Belfast Telegraph

Controlling fiscal policy 'could cure region's ills'

By Margaret Canning

Time is running out for Northern Ireland to rebalance its economy, a firm of business advisors said.

PwC said the Northern Ireland Assembly needed more powers to regenerate business and guard against future cuts from Westminster.

Its chief economist, Dr Esmond Birnie, told the Northern Ireland Economic Conference: "Northern Ireland's past economic performance was fuelled by a steady increase in public spending, but those days are past and we must now become the authors of our own future prosperity.

"However, despite successive reviews of the economy having identified our economic shortcomings, the ability to tackle local problems with local solutions remains elusive."

"Time is not on our side," added Dr Birnie. "The region is already facing over £1bn of unfunded spending pressures with the possibility of worse to come if the US and eurozone crises worsen.

"Without additional devolved fiscal flexibility, the Assembly will find it difficult to attract high levels of inward investment and stimulate a competitive and export-focused private sector."

Despite an announcement last week that air passenger duty will become a devolved power, thus saving Northern Ireland's only transatlantic air link, the Assembly needed greater economic flexibility for the future, he argued.

Mr Birnie said powers to legislate for tax incentives, which could encourage research and development and sustain jobs, would maintain foreign direct investment. And while cutting the rate of corporation tax would be a move in the right direction, Dr Birnie said it alone would unlikely be enough to attract enough overseas investment to dramatically increase productivity and research and development.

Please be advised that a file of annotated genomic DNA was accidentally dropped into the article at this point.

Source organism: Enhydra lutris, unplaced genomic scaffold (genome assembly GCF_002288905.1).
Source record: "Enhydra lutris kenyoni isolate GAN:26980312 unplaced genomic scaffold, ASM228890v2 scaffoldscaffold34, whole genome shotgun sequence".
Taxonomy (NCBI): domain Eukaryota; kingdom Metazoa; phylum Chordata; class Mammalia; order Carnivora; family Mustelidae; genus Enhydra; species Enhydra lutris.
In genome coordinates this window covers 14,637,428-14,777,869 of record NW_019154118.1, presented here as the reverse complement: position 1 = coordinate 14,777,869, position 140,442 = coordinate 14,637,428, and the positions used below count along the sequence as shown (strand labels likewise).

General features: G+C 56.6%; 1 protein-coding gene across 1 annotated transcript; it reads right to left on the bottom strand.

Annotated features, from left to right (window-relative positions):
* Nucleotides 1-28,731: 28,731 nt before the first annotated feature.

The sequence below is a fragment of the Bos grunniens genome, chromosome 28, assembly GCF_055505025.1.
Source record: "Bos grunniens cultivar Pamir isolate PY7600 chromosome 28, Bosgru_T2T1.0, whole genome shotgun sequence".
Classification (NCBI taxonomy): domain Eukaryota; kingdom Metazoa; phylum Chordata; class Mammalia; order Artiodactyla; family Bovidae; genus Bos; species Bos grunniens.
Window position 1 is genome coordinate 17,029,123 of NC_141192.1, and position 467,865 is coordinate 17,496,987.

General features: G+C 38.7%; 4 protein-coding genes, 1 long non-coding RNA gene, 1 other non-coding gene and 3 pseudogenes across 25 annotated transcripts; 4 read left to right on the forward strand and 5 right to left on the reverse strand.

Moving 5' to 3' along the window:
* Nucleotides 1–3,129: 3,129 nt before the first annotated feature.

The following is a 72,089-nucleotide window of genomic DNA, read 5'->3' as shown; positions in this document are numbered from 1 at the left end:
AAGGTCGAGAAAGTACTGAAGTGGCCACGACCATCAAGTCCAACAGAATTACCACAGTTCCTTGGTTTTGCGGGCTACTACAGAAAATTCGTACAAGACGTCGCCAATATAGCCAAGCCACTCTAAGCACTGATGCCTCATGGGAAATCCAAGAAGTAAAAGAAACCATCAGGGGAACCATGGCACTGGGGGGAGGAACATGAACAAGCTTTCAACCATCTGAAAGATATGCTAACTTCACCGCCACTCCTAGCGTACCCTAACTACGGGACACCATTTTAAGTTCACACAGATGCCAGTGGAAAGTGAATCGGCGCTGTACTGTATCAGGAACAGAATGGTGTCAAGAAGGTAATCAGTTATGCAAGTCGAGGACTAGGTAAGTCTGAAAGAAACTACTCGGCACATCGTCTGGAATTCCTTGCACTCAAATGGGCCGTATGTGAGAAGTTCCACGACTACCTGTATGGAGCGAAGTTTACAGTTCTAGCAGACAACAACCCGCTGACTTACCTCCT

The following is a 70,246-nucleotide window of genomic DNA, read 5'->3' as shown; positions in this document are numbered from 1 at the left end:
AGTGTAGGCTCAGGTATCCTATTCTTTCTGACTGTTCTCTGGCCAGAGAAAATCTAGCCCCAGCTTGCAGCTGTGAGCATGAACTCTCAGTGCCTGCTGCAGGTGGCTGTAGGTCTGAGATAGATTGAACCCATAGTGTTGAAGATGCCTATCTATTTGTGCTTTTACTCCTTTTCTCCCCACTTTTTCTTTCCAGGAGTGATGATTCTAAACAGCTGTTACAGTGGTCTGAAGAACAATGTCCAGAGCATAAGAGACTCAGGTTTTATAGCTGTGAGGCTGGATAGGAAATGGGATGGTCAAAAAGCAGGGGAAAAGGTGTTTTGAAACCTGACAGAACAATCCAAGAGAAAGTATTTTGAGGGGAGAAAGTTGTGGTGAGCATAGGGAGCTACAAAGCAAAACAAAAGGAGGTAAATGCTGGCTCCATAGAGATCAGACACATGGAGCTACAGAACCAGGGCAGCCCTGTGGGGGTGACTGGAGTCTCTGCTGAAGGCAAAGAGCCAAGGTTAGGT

"Driving research and innovation need specific tax incentives and greater fiscal flexibility than the Assembly currently enjoys and it should look carefully at what additional tax varying powers it would need," he said.

"The Secretary of State's announcement of a joint ministerial group to determine the costs, administrative changes and legislative vehicle for transferring corporation tax powers to Stormont is the perfect vehicle within which local ministers could negotiate for these powers.

"The Scottish Parliament is using the progress of the Scotland Bill to expand their proposals for greater devolution of fiscal powers and the Assembly could follow their example."

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